PRESS RELEASE: 21 July 2021
An innovative project around Pendle Hill, 72 Seasons, has improved the wellbeing of hundreds of people who took part, by enhancing their connection to nature.
The project began in March 2019, with 310 people taking part during 2020, volunteering 3,564 hours. The results showed their improved wellbeing led to 579 fewer GP visits in 2020, saving £17,370 to the NHS.
The results showed improved sleep and reduced loneliness, helping participants feel more connected, even during the pandemic; 94% agreed with the statement ‘being connected to nature brings me joy’ after taking part.
The idea was inspired by the Japanese ancient natural calendar. Unlike our traditional four seasons, in ancient Japan they divided the year into 72 micro seasons, each lasting around five days, presenting a poetic journey in which the land awakens and blooms with life and activity before returning to winter.
Pendle’s Kirsty Rose Parker came up with the idea after talking to Cathy Hopley, who is Programme Manager at the Pendle Hill Landscape Partnership Scheme.
Kirsty said: “I suffer from Seasonal Affective Disorder, so was seeking ways to make it manageable. I was talking to Cathy about how walking and nature makes you feel better, but we’d got so busy with life, we’d forgotten to prioritise it. When I heard about the concept of 72 Seasons, I thought maybe I could translate the idea to the Pendle landscape, and break the winter into manageable chunks.”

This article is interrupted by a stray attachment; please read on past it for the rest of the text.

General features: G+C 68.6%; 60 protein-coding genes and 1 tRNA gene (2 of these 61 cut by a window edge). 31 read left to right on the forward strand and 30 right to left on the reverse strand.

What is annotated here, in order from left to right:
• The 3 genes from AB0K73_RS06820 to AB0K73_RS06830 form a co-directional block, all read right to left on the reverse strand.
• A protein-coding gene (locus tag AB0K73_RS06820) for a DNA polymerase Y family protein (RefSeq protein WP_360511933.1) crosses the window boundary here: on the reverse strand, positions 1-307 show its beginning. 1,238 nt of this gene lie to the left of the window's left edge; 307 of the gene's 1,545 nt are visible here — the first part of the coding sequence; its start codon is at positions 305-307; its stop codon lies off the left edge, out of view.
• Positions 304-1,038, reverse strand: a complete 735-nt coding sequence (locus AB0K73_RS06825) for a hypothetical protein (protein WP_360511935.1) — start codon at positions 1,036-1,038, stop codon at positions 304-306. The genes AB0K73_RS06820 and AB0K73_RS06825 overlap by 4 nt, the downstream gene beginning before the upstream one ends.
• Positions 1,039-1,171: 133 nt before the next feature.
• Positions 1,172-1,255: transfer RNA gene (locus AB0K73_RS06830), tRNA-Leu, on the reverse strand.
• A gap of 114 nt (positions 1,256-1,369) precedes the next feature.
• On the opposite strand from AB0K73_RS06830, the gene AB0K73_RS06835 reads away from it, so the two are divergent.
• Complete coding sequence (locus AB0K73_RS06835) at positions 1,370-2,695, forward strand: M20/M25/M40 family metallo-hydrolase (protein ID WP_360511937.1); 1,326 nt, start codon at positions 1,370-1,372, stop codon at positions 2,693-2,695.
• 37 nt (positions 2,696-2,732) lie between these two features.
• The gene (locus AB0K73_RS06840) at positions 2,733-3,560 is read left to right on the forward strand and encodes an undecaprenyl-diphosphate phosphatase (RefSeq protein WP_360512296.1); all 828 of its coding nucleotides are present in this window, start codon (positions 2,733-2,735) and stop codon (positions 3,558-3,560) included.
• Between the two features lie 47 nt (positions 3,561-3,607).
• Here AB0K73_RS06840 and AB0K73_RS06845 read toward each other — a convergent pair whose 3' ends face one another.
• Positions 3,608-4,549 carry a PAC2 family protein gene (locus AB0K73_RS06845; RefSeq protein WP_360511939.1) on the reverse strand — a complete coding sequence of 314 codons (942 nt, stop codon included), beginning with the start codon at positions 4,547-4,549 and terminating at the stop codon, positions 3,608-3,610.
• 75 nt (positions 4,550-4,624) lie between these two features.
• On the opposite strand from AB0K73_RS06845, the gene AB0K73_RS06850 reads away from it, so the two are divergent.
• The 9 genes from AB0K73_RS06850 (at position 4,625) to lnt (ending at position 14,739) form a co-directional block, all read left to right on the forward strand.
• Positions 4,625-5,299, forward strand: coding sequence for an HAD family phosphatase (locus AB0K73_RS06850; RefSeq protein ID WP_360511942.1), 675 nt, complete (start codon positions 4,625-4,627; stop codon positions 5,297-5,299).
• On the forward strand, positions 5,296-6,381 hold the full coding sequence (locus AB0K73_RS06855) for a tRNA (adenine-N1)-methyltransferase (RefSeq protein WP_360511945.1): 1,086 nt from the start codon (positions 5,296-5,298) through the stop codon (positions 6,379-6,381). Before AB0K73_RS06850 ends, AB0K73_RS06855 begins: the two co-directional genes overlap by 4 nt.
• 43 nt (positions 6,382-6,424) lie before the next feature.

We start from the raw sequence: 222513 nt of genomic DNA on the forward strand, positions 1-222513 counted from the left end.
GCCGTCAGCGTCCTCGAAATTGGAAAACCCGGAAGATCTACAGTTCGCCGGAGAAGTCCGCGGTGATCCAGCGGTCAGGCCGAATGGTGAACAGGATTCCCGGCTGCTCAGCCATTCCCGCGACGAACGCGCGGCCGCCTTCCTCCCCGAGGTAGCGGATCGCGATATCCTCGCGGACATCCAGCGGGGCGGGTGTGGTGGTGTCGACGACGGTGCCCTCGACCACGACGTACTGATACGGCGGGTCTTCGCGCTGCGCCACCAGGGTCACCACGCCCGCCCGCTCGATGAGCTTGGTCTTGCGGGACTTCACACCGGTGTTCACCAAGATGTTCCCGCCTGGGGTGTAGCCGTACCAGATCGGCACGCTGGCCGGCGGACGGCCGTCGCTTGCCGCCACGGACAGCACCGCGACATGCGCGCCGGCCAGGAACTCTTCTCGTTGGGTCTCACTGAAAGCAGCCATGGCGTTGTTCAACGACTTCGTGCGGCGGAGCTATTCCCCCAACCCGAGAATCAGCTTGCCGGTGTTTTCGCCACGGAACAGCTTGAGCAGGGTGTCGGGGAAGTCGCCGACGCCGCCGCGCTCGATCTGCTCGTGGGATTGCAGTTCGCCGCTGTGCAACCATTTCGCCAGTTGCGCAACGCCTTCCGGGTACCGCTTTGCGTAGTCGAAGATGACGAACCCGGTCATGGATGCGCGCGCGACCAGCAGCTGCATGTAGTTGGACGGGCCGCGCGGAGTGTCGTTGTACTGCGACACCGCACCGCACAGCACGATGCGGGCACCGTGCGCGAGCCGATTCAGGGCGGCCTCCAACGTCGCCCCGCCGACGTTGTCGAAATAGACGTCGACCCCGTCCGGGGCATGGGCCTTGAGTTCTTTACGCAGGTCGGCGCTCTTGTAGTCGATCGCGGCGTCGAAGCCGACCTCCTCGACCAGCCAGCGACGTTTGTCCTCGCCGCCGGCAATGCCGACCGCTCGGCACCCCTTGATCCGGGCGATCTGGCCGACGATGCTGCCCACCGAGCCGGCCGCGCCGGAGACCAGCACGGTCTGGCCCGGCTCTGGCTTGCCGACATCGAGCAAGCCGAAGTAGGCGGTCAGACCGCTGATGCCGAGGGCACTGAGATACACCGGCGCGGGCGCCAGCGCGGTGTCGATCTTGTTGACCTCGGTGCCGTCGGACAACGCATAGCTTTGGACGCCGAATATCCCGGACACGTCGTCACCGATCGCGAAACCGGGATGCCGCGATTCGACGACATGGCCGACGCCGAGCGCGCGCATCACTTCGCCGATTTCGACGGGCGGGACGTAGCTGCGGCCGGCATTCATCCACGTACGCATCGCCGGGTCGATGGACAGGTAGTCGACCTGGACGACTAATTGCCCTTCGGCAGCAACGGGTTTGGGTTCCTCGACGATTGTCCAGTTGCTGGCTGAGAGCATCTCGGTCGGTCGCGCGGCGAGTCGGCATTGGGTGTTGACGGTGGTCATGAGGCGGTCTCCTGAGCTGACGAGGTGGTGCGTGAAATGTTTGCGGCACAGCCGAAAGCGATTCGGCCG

In Japan, short poetic descriptions describe each season. In March ‘Caterpillars become butterflies’, and in May, ‘Frogs start singing’.
Kirsty said: “There’s quite a lot of inequality in green space. People who live in tree-lined spaces tend to be better off, and people who live in urban tower blocks don’t have the same experiences. I was thinking of all these things and it came together. In the Japanese version, there’s things like ‘Bears came out of their den’, that’s not applicable in the UK. I thought, let’s rewrite 72 Seasons for Pendle Hill, let’s make it our own.”
Kirsty has a degree in economics but also spent over a decade working the arts. As a qualified social return on investment practitioner and director of The Evaluator, which offers project evaluation services, she was well-qualified to lead the project. Kirsty spent a year monitoring the seasons, and undertook research, consulting the Lancashire Wildlife Trust, local GPs, and academics to inform the best ways to engage and encourage connection with nature.
The project engages the five ways to wellbeing identified by the New Economics Foundation, which are to connect, take notice, give back, keep learning and be active.
Kirsty said: “There’s a lot of research into why nature is good for us, and it’s evidenced to reduce blood pressure and improve mood, but I wanted to know how to engage and enhance that connection for people. 72 Seasons ticked all the boxes, and we used art and poetry to strengthen that meaning and connection.”